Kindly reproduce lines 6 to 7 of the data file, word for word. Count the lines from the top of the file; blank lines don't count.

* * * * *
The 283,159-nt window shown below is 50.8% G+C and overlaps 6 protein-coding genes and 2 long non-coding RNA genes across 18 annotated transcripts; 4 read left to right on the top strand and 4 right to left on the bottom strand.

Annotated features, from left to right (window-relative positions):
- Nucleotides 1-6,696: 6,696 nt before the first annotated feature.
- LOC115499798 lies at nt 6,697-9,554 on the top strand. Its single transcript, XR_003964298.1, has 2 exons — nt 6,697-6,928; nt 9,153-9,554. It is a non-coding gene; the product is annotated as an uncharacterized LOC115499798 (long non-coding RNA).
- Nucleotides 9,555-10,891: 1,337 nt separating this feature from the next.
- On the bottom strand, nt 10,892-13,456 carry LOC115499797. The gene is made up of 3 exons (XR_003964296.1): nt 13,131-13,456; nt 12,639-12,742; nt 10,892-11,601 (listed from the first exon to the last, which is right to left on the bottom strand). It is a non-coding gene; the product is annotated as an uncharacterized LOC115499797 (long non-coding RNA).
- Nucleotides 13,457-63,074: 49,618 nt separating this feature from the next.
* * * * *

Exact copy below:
- On the bottom strand, nt 10,892-13,456 carry LOC115499797. The gene is made up of 3 exons (XR_003964296.1): nt 13,131-13,456; nt 12,639-12,742; nt 10,892-11,601 (listed from the first exon to the last, which is right to left on the bottom strand). It is a non-coding gene; the product is annotated as an uncharacterized LOC115499797 (long non-coding RNA).
- Nucleotides 13,457-63,074: 49,618 nt separating this feature from the next.